"Test mystique", to use Bennett, Dworet, and Weber's (2008) term, is persistent and pervasive in our dealings with our students, as tests are sometimes seen to have a "mystical capacity to open a window into a student's inner being and the workings of his or her mind".
Some teachers are reluctant to trust their own informed judgements and classroom assessments, deferring instead to testing results, many of them standardized, for the "final word" about the strengths and needs of their own students. As the authors note, teachers will often "defer to test results even when those results contradict their own observations and conclusions arrived at over months of on-site observations and analyses".
I believe this is wrong. We need to trust our eyes and ears, most of all. When I stopped giving math tests, I felt I only knew my students better. That said, short quizzes and tests are appropriate in some circumstances- I liked them as "checking in" on basic skills- for example, can you add and subtract integers correctly?
Wiggins and McTighe (1998), note that using tests as the mark and measure of student achievement is a "long-standing habit". Test mystique still prevails-perhaps in math classrooms more than any other subject.
Here are some assessment principles that I think are effective and fruitful for the mathematics classroom.
1. Engage students in purposeful talk about what they are learning as they work on a classroom task. Walking and talking is assessment. Record and use tracking sheets with anecdotes from this purposeful talk, and treat it as valuable data, part of the bigger picture of how and what the student is learning.
2. Don't be afraid to not give a test. Tomlinson (2008) talks of her early years, when she only knew she was "supposed to give tests and grades", although she didn't like them.
3. Find a system to document observations and anecdotes from conversations. It is often hard to stop in the "flow" and write things down, but techniques like using checklists will help. I have experimented with using tape recorders (old school), and now apps, to record observations, as my handwriting is rather difficult to read. Remember the power of the camera roll- take pictures of work in progress frequently.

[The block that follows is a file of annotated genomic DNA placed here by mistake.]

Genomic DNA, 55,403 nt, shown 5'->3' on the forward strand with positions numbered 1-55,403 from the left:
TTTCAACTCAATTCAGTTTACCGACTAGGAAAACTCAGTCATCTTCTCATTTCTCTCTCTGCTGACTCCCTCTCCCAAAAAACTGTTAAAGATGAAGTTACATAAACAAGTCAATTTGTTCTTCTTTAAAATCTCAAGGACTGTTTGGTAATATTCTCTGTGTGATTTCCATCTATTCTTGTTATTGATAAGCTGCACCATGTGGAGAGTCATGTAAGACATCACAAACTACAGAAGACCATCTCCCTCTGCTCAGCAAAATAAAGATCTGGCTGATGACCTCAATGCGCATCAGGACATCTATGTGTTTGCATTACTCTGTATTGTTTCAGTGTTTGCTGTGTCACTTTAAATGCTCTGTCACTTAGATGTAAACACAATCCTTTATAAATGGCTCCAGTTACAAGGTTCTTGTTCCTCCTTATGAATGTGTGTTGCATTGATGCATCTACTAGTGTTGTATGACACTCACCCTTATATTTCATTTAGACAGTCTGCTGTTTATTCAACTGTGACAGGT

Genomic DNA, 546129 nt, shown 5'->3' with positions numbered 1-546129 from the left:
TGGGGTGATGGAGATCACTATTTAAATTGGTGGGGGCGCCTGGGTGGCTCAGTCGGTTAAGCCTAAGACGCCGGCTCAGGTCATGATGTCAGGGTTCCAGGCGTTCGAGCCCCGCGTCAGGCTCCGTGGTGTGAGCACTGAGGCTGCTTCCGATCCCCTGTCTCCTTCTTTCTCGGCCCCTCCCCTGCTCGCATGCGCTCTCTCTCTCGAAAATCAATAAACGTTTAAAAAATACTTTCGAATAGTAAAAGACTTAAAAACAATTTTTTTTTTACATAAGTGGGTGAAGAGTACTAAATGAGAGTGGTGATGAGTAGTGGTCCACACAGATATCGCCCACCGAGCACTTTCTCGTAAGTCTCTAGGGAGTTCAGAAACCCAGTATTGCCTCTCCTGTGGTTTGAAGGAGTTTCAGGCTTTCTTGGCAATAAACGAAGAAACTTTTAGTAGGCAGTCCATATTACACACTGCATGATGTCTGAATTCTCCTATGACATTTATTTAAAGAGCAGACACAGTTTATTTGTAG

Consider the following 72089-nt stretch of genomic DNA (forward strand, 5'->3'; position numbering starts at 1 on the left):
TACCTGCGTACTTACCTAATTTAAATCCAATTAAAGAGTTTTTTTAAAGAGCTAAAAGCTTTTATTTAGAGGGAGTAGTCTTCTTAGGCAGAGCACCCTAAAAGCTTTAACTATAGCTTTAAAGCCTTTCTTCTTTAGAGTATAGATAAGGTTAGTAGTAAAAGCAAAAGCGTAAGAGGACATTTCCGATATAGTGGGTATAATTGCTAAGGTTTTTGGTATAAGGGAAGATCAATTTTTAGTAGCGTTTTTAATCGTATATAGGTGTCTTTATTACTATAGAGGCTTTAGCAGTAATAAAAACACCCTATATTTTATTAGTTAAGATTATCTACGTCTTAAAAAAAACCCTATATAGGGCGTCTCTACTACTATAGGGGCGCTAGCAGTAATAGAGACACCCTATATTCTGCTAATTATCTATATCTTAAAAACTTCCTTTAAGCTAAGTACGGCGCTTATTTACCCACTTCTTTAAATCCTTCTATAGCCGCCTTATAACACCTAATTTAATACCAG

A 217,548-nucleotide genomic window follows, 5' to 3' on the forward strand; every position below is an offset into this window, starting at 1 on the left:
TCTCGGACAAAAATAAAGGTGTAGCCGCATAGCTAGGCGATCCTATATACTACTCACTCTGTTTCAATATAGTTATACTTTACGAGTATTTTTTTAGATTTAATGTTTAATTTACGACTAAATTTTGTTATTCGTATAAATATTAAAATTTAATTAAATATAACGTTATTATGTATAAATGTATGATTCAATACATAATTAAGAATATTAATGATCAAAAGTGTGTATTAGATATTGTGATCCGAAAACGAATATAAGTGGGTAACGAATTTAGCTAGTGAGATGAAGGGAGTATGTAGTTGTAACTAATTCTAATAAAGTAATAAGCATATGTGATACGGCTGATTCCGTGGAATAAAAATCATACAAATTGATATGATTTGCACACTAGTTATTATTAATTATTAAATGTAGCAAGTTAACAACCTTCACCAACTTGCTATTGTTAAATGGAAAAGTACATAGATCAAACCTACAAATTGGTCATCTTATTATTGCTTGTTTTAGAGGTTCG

4. Use frequent checkpoints in larger assignments. This relates to the concept of chunking-allow students to check-in frequently in their learning. Give students checklists which will aid in task completion. If, for example, a student is building an electric car in Science class, give dates to bring materials, dates to complete sketches, and detailed lists of how the task is to be completed. In the math classroom, allow students to check in as they work on longer problems or assessments. Help their thinking develop.
5. Give frequent feedback to improve student learning. A state of helplessness often sets in when an exceptional student does not know if he or she is doing the work "right"; feedback helps to redirect a student positively, and giving feedback helps bring a task closer to completion. I have read, and refer to quite frequently, the work of Black and William (1998) on feedback for learning. It is quite a long work, but boils down to simply this: feedback works! One single piece of directed feedback is sometimes all it takes!
6. Trust your own judgement!
Bennett, Dworet, and Weber's (2008). https://www.amazon.ca/Special-Education-in-Ontario-Schools/dp/0986587311
Carol Tomlinson's Books: https://www.amazon.com/s?ie=UTF8&page=1&rh=n%3A283155%2Cp_27%3ACarol%20Ann%20Tomlinson
Wiggins and McTighe: http://www.ascd.org/Publications/Books/Overview/Understanding-by-Design-Expanded-2nd-Edition.aspx
Black and William article: http://www.tandfonline.com/doi/pdf/10.1080/0969595980050102